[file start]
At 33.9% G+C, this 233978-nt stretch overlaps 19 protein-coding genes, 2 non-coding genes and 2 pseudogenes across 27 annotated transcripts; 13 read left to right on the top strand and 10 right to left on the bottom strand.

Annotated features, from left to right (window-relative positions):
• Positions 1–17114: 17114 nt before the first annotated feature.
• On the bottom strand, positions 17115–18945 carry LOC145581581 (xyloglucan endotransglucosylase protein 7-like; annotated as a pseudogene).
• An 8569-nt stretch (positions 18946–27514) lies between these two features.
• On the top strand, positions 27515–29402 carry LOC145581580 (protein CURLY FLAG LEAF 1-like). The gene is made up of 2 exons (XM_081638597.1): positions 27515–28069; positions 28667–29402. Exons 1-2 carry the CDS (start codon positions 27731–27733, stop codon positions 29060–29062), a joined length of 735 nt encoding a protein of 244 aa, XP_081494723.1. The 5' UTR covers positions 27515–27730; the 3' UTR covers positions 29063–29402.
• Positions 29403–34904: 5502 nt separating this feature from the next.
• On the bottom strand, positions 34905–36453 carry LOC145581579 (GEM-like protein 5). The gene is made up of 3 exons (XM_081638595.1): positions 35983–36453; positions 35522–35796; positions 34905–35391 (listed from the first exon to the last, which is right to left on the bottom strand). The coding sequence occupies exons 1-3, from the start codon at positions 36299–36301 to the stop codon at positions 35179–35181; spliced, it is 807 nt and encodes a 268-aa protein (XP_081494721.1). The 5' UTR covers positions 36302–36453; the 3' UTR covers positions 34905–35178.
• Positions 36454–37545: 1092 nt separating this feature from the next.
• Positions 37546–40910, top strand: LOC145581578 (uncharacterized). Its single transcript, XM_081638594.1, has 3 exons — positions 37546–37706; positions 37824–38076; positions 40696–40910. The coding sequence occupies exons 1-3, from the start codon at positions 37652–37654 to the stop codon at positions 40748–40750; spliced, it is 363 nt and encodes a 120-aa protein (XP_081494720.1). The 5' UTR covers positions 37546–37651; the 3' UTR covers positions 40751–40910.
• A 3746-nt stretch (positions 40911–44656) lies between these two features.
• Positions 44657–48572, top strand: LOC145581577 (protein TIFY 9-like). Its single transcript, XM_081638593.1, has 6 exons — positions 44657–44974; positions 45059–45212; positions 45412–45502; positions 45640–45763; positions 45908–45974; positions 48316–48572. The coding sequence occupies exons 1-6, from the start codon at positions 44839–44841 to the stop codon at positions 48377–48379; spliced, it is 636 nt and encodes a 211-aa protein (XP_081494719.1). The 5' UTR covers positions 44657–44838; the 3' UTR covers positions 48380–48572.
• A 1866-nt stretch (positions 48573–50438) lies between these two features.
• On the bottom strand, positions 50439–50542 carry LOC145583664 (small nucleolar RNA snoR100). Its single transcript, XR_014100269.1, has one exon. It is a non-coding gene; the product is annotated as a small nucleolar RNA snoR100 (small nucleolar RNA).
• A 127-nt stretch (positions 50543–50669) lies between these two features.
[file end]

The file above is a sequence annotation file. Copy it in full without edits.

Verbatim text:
At 33.9% G+C, this 233978-nt stretch overlaps 19 protein-coding genes, 2 non-coding genes and 2 pseudogenes across 27 annotated transcripts; 13 read left to right on the top strand and 10 right to left on the bottom strand.

Annotated features, from left to right (window-relative positions):
• Positions 1–17114: 17114 nt before the first annotated feature.
• On the bottom strand, positions 17115–18945 carry LOC145581581 (xyloglucan endotransglucosylase protein 7-like; annotated as a pseudogene).
• An 8569-nt stretch (positions 18946–27514) lies between these two features.
• On the top strand, positions 27515–29402 carry LOC145581580 (protein CURLY FLAG LEAF 1-like). The gene is made up of 2 exons (XM_081638597.1): positions 27515–28069; positions 28667–29402. Exons 1-2 carry the CDS (start codon positions 27731–27733, stop codon positions 29060–29062), a joined length of 735 nt encoding a protein of 244 aa, XP_081494723.1. The 5' UTR covers positions 27515–27730; the 3' UTR covers positions 29063–29402.
• Positions 29403–34904: 5502 nt separating this feature from the next.
• On the bottom strand, positions 34905–36453 carry LOC145581579 (GEM-like protein 5). The gene is made up of 3 exons (XM_081638595.1): positions 35983–36453; positions 35522–35796; positions 34905–35391 (listed from the first exon to the last, which is right to left on the bottom strand). The coding sequence occupies exons 1-3, from the start codon at positions 36299–36301 to the stop codon at positions 35179–35181; spliced, it is 807 nt and encodes a 268-aa protein (XP_081494721.1). The 5' UTR covers positions 36302–36453; the 3' UTR covers positions 34905–35178.
• Positions 36454–37545: 1092 nt separating this feature from the next.
• Positions 37546–40910, top strand: LOC145581578 (uncharacterized). Its single transcript, XM_081638594.1, has 3 exons — positions 37546–37706; positions 37824–38076; positions 40696–40910. The coding sequence occupies exons 1-3, from the start codon at positions 37652–37654 to the stop codon at positions 40748–40750; spliced, it is 363 nt and encodes a 120-aa protein (XP_081494720.1). The 5' UTR covers positions 37546–37651; the 3' UTR covers positions 40751–40910.
• A 3746-nt stretch (positions 40911–44656) lies between these two features.
• Positions 44657–48572, top strand: LOC145581577 (protein TIFY 9-like). Its single transcript, XM_081638593.1, has 6 exons — positions 44657–44974; positions 45059–45212; positions 45412–45502; positions 45640–45763; positions 45908–45974; positions 48316–48572. The coding sequence occupies exons 1-6, from the start codon at positions 44839–44841 to the stop codon at positions 48377–48379; spliced, it is 636 nt and encodes a 211-aa protein (XP_081494719.1). The 5' UTR covers positions 44657–44838; the 3' UTR covers positions 48380–48572.
• A 1866-nt stretch (positions 48573–50438) lies between these two features.
• On the bottom strand, positions 50439–50542 carry LOC145583664 (small nucleolar RNA snoR100). Its single transcript, XR_014100269.1, has one exon. It is a non-coding gene; the product is annotated as a small nucleolar RNA snoR100 (small nucleolar RNA).
• A 127-nt stretch (positions 50543–50669) lies between these two features.